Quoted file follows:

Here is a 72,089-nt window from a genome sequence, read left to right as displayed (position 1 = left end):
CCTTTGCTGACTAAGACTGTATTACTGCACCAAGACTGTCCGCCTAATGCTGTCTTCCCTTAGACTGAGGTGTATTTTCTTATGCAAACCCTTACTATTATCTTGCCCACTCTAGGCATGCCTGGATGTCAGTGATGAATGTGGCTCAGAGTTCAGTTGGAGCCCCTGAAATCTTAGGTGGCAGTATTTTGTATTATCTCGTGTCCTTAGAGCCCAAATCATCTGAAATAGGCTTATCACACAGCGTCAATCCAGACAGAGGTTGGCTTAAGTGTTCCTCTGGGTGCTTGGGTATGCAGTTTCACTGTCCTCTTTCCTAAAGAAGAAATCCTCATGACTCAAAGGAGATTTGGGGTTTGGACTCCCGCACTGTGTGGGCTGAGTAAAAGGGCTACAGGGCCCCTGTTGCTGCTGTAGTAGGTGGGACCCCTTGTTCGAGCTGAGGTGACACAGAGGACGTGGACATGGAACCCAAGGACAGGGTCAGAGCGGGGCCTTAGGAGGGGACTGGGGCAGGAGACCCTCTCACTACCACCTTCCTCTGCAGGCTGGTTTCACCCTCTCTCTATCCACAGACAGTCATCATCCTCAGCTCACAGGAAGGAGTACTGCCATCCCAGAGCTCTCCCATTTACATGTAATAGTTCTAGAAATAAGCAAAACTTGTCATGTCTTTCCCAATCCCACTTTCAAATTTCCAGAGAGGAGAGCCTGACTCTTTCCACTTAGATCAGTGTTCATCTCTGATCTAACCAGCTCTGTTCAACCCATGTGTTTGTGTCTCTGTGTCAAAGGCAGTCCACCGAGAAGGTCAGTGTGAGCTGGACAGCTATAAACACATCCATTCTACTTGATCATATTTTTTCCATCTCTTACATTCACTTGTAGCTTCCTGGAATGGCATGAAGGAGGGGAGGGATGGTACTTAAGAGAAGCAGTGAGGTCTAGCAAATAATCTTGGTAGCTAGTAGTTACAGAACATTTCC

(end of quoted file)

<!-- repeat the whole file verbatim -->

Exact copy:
Here is a 72,089-nt window from a genome sequence, read left to right as displayed (position 1 = left end):
CCTTTGCTGACTAAGACTGTATTACTGCACCAAGACTGTCCGCCTAATGCTGTCTTCCCTTAGACTGAGGTGTATTTTCTTATGCAAACCCTTACTATTATCTTGCCCACTCTAGGCATGCCTGGATGTCAGTGATGAATGTGGCTCAGAGTTCAGTTGGAGCCCCTGAAATCTTAGGTGGCAGTATTTTGTATTATCTCGTGTCCTTAGAGCCCAAATCATCTGAAATAGGCTTATCACACAGCGTCAATCCAGACAGAGGTTGGCTTAAGTGTTCCTCTGGGTGCTTGGGTATGCAGTTTCACTGTCCTCTTTCCTAAAGAAGAAATCCTCATGACTCAAAGGAGATTTGGGGTTTGGACTCCCGCACTGTGTGGGCTGAGTAAAAGGGCTACAGGGCCCCTGTTGCTGCTGTAGTAGGTGGGACCCCTTGTTCGAGCTGAGGTGACACAGAGGACGTGGACATGGAACCCAAGGACAGGGTCAGAGCGGGGCCTTAGGAGGGGACTGGGGCAGGAGACCCTCTCACTACCACCTTCCTCTGCAGGCTGGTTTCACCCTCTCTCTATCCACAGACAGTCATCATCCTCAGCTCACAGGAAGGAGTACTGCCATCCCAGAGCTCTCCCATTTACATGTAATAGTTCTAGAAATAAGCAAAACTTGTCATGTCTTTCCCAATCCCACTTTCAAATTTCCAGAGAGGAGAGCCTGACTCTTTCCACTTAGATCAGTGTTCATCTCTGATCTAACCAGCTCTGTTCAACCCATGTGTTTGTGTCTCTGTGTCAAAGGCAGTCCACCGAGAAGGTCAGTGTGAGCTGGACAGCTATAAACACATCCATTCTACTTGATCATATTTTTTCCATCTCTTACATTCACTTGTAGCTTCCTGGAATGGCATGAAGGAGGGGAGGGATGGTACTTAAGAGAAGCAGTGAGGTCTAGCAAATAATCTTGGTAGCTAGTAGTTACAGAACATTTCC